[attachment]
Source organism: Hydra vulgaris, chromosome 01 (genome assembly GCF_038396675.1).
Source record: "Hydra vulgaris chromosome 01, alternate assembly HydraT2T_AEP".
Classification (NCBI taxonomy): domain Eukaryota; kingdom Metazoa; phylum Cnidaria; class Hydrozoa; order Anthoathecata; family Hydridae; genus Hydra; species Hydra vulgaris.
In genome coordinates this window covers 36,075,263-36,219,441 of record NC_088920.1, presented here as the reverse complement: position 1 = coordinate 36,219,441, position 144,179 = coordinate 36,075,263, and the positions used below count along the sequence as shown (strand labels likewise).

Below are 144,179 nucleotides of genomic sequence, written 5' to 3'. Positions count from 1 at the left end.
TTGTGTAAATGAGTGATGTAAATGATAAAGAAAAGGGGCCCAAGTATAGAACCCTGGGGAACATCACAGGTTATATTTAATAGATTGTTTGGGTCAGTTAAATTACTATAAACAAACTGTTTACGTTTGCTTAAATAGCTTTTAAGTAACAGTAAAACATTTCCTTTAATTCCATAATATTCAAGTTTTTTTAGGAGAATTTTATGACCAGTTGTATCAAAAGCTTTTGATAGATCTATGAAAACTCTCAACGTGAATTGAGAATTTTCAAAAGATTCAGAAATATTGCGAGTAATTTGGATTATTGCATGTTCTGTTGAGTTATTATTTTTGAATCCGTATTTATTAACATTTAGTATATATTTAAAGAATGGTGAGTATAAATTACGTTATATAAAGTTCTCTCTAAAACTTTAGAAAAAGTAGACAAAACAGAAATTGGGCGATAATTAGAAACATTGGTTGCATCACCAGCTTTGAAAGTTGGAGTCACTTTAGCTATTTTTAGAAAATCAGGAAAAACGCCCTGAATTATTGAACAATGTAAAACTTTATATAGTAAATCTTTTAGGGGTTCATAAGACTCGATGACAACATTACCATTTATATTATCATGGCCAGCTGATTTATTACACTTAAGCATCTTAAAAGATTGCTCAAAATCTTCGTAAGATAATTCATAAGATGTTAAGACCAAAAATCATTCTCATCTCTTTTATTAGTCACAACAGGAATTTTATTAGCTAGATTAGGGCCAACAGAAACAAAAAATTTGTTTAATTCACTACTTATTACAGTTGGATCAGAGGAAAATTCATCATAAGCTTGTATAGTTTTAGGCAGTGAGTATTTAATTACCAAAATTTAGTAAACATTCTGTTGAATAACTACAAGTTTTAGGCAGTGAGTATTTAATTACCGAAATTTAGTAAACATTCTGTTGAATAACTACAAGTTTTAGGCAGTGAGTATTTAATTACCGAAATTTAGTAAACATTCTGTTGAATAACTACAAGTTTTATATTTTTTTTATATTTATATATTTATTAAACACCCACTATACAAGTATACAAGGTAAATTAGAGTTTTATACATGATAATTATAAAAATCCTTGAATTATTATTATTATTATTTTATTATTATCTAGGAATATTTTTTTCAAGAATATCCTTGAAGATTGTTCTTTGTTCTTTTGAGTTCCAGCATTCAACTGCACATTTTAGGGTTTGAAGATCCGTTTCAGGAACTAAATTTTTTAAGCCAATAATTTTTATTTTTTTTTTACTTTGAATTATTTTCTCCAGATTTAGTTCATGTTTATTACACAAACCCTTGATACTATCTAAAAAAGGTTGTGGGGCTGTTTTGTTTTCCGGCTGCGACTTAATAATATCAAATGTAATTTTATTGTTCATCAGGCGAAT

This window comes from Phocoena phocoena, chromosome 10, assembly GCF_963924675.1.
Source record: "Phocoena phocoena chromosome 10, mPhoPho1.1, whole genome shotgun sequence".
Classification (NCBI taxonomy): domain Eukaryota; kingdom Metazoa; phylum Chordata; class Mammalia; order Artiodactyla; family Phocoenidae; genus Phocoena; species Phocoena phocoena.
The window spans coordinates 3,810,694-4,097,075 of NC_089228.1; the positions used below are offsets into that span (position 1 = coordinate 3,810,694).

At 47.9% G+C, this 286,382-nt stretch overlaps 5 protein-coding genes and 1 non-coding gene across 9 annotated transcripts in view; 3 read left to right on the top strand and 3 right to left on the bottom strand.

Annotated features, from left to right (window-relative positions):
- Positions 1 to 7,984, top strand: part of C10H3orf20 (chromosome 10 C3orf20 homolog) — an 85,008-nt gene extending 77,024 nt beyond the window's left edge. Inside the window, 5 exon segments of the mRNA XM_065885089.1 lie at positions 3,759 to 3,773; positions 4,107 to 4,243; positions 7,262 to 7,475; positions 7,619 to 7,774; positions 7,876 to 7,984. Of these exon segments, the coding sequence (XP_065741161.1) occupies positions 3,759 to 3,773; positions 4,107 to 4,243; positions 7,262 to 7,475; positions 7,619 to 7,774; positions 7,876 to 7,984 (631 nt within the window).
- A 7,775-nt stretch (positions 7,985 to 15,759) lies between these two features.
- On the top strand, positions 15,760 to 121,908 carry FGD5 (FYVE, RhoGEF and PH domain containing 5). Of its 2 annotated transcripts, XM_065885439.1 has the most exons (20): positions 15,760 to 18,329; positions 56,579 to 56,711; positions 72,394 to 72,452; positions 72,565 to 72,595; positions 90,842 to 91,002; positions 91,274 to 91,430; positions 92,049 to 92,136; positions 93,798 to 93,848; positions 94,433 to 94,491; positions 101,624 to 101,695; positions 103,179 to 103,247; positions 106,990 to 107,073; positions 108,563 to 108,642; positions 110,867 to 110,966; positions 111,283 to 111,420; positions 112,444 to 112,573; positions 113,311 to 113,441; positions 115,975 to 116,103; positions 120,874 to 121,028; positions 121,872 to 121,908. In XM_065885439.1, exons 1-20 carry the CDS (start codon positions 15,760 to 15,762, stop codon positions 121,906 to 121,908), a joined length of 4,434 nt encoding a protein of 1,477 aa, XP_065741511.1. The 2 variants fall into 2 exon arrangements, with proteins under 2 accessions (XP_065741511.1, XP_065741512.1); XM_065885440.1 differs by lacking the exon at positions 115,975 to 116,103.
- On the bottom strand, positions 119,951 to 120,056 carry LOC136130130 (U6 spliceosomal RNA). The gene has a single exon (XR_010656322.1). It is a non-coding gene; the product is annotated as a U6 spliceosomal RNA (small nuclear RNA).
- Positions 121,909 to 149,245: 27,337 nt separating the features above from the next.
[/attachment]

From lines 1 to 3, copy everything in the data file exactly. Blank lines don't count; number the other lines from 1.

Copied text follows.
Source organism: Hydra vulgaris, chromosome 01 (genome assembly GCF_038396675.1).
Source record: "Hydra vulgaris chromosome 01, alternate assembly HydraT2T_AEP".
Classification (NCBI taxonomy): domain Eukaryota; kingdom Metazoa; phylum Cnidaria; class Hydrozoa; order Anthoathecata; family Hydridae; genus Hydra; species Hydra vulgaris.